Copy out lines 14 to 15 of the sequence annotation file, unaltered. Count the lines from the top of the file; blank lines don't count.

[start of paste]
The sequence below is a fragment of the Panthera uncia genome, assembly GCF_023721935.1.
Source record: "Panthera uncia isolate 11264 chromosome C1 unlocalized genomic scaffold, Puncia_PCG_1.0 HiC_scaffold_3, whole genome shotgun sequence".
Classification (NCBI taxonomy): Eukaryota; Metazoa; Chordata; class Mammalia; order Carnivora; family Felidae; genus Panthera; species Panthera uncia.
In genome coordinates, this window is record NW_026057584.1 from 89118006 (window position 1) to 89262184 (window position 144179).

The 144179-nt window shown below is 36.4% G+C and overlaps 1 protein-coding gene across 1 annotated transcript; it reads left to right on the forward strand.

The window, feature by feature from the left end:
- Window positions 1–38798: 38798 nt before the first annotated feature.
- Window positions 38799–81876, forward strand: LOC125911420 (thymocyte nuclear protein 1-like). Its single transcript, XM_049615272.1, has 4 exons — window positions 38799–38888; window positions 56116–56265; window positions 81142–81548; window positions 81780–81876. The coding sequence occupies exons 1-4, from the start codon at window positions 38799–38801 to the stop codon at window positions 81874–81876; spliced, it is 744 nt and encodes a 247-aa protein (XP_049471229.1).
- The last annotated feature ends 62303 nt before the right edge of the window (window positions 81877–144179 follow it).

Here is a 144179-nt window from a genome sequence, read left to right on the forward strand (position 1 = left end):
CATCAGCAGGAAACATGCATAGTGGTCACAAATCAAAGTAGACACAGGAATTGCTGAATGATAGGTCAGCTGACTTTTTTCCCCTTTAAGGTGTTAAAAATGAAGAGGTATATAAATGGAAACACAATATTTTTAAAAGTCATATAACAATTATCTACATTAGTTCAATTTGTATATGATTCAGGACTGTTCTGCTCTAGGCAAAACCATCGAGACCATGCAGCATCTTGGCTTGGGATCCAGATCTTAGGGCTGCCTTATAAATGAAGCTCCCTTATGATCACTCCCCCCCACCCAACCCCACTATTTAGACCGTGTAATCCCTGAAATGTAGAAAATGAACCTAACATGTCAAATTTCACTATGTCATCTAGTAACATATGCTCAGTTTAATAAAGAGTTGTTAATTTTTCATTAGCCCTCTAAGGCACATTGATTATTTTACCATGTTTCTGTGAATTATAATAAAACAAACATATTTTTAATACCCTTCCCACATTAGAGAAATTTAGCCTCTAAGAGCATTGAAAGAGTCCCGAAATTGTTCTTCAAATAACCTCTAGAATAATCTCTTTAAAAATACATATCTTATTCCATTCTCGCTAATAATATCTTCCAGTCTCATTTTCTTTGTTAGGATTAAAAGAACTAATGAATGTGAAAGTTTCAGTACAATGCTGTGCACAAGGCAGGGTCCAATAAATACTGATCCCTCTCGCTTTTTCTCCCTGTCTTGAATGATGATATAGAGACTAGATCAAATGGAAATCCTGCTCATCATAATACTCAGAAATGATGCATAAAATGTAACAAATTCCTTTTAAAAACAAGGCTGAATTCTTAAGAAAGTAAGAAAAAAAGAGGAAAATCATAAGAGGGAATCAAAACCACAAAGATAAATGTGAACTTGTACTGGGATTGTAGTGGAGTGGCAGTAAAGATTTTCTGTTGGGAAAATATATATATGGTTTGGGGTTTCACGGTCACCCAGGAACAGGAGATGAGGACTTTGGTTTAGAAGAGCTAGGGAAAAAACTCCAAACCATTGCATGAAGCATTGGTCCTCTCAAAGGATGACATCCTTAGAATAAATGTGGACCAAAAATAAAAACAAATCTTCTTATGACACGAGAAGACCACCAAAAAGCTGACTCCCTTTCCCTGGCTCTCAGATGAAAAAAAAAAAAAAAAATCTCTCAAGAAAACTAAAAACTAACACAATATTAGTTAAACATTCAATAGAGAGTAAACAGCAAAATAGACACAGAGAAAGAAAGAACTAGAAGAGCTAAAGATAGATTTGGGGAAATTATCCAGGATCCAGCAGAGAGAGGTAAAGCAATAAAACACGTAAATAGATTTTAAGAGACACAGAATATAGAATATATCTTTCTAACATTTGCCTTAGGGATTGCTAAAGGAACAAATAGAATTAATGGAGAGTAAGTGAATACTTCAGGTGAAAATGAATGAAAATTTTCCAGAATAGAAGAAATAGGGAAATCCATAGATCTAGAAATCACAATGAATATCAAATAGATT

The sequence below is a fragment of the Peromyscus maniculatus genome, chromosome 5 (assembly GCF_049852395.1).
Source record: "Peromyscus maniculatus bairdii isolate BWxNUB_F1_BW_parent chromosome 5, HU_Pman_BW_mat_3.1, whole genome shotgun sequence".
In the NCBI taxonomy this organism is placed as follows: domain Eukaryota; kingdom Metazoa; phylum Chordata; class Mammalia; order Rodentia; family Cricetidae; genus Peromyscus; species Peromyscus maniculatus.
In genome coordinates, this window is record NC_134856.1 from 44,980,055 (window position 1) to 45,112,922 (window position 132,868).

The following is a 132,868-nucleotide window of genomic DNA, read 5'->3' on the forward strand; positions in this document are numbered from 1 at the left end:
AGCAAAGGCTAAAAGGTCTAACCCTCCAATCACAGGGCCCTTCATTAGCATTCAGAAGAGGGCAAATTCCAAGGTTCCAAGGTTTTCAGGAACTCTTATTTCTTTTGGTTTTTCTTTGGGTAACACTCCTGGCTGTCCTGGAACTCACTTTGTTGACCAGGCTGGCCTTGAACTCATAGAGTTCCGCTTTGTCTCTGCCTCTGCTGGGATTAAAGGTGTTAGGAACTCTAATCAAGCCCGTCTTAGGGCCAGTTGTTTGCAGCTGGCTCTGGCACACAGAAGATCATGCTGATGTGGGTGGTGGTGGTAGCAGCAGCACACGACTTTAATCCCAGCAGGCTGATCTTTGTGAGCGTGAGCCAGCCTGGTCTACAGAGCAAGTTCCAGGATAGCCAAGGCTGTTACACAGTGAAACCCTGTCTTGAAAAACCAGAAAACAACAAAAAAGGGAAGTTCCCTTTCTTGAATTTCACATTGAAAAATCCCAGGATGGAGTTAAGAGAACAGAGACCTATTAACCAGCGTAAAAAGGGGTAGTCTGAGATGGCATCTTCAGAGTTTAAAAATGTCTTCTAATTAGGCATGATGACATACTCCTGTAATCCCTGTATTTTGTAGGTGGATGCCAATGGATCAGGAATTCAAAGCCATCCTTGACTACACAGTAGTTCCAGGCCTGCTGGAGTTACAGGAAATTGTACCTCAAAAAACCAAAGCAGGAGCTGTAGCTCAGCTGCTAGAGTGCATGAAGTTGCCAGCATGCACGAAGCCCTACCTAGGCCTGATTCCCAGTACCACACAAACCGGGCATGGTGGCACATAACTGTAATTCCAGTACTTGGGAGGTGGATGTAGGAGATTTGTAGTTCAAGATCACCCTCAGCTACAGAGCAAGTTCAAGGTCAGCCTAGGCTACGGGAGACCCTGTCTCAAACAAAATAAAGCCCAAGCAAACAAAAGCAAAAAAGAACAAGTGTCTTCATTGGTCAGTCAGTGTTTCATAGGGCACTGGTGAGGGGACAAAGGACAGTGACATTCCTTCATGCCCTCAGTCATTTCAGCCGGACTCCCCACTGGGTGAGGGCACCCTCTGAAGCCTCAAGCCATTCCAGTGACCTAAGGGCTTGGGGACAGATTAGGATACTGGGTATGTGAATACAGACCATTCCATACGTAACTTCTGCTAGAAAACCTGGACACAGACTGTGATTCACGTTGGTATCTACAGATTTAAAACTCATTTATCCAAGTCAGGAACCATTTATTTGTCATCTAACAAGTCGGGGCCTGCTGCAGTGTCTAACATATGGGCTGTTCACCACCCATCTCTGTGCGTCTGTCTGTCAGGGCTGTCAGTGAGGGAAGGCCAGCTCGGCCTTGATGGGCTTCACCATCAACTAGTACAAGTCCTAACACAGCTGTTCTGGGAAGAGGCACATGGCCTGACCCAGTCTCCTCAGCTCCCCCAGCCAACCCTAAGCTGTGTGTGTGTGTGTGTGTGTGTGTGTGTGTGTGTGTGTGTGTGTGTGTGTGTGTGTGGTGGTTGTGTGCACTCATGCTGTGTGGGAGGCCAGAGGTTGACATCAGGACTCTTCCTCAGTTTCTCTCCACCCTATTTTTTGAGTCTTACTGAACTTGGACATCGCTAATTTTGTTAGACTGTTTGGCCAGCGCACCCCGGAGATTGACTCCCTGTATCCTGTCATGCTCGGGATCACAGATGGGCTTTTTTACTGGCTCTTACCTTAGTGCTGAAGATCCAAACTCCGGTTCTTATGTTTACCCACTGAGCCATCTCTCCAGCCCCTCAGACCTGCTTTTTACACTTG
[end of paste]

In the NCBI taxonomy this organism is placed as follows: domain Eukaryota; kingdom Metazoa; phylum Chordata; class Mammalia; order Rodentia; family Cricetidae; genus Peromyscus; species Peromyscus maniculatus.
In genome coordinates, this window is record NC_134856.1 from 44,980,055 (window position 1) to 45,112,922 (window position 132,868).